Tuesday, June 18, 2013

Get on with job of running town councils

Jun 18, 2013

IT IS a mercy the irritable exchange between a state agency and a Workers' Party-managed town council over the cleaning of food centres appears to have ended. Members of the public were discomfited to witness the party's MPs and officials of the National Environment Agency slugging it out over interpretations of contractual obligations, amid recriminations of victimisation and breach of faith. Government leaders had little choice but to respond once a state agency was charged with being politically motivated, as it is incumbent on the authorities to uphold the integrity of public institutions. Besides, HDB residents and business operators would have cause to feel something is amiss if the politicisation of the role of councils results in an adversarial relationship developing between public service organs and certain town councils.

It is doubtful if many disinterested observers or constituents in the WP wards could keep up with the plot twists in what should have been an uncomplicated matter. Cleaning of hawkers centres has been carried out without controversy for years. The protocol for doing so should be well rehearsed. So, the endless rounds of who should be responsible, and disputes over who said what to whom, left many observers bewildered, to say the least.

The public expectation of national agencies and local government, each with its clearly defined remits, is that the former be scrupulously even-handed in its work while the latter discharges its functions efficiently and within budget. Where disputes arise over matters for which an agency has titular responsibility, contending parties ought to settle the differences by negotiating in good faith. Grandstanding never helps as any reflexive attempts to politicise issues might only turn off people, whatever their political persuasion. Stakeholders' main interest is in seeing things work well, in return for the conservancy charges and taxes they have paid. Voters here rightly expect things to get done, rather than to endure endless political bickering over who should get it done, or who is responsible if it does not.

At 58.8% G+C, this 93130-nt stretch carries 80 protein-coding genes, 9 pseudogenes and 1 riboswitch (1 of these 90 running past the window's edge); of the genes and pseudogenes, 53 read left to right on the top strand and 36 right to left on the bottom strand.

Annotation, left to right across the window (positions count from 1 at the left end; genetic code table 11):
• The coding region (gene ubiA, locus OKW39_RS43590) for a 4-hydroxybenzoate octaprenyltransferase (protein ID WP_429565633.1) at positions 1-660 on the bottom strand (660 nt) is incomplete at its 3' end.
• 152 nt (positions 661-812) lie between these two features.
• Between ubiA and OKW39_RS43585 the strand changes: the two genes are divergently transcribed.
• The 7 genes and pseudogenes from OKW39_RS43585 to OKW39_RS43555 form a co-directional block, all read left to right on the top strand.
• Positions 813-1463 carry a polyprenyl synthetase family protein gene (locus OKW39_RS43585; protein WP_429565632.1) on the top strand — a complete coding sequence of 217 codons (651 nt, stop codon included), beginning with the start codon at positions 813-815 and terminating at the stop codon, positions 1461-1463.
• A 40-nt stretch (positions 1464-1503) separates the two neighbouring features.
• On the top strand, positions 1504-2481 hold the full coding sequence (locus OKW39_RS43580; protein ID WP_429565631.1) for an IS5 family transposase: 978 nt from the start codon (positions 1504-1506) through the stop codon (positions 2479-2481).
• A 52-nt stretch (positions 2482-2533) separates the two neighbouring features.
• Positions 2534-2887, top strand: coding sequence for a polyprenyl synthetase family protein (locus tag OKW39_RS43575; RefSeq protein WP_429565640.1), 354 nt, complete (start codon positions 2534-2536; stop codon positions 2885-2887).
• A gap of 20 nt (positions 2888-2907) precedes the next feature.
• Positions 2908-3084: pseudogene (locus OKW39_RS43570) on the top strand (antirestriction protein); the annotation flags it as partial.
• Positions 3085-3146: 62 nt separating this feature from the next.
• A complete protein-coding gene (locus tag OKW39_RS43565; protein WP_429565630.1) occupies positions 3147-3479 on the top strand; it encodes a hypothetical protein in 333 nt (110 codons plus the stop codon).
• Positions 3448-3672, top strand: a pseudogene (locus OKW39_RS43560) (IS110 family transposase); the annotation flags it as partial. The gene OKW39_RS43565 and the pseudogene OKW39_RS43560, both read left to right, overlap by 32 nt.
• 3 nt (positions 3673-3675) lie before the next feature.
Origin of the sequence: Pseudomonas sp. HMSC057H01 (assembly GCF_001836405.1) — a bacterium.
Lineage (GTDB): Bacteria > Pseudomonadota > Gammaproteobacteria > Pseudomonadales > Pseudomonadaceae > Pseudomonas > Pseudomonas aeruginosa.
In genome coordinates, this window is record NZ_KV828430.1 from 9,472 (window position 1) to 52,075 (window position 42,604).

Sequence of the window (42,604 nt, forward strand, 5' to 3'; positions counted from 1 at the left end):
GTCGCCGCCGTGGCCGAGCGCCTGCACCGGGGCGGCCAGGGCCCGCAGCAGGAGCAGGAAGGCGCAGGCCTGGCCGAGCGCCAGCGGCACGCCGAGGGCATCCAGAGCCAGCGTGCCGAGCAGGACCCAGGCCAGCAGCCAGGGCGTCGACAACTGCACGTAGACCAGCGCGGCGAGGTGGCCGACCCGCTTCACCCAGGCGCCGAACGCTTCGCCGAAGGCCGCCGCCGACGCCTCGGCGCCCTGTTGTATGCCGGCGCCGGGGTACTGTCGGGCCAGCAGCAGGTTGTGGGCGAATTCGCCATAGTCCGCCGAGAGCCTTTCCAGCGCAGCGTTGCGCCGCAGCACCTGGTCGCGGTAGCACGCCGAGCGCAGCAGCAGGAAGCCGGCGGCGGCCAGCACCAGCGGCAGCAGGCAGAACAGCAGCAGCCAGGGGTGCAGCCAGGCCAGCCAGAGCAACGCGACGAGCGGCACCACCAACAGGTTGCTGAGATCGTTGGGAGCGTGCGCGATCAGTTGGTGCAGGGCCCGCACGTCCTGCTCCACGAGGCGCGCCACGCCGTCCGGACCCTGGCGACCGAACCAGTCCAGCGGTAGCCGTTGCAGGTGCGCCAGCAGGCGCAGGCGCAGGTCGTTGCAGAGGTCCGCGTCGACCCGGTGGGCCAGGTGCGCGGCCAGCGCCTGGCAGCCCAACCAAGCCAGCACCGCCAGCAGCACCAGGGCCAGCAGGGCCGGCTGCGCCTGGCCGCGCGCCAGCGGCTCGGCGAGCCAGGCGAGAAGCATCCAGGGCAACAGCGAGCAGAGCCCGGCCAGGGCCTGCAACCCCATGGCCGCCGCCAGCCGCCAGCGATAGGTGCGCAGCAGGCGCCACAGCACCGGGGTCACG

The ugly spat comes soon after another contentious dispute over the managing of town councils, with many serious questions raised over the politicisation of local government. The review committee that has been tasked with looking into the role of town councils is therefore timely. Most residents want their town councils to be effective and accountable. As politics here becomes more keenly contested, voters expect that key players learn to work with other in good faith rather than be at constant loggerheads. They will not look kindly on those for whom residents' interests are secondary to political point scoring.

No comments: